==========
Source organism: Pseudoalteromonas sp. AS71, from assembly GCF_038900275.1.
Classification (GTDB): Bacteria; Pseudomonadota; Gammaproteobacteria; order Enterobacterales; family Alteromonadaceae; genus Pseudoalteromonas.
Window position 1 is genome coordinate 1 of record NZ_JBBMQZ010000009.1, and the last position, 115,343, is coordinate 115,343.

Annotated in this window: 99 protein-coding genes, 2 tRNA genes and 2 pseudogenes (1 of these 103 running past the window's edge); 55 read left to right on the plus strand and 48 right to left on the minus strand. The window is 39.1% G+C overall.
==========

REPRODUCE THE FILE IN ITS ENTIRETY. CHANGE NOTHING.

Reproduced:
Source organism: Pseudoalteromonas sp. AS71, from assembly GCF_038900275.1.
Classification (GTDB): Bacteria; Pseudomonadota; Gammaproteobacteria; order Enterobacterales; family Alteromonadaceae; genus Pseudoalteromonas.
Window position 1 is genome coordinate 1 of record NZ_JBBMQZ010000009.1, and the last position, 115,343, is coordinate 115,343.

Annotated in this window: 99 protein-coding genes, 2 tRNA genes and 2 pseudogenes (1 of these 103 running past the window's edge); 55 read left to right on the plus strand and 48 right to left on the minus strand. The window is 39.1% G+C overall.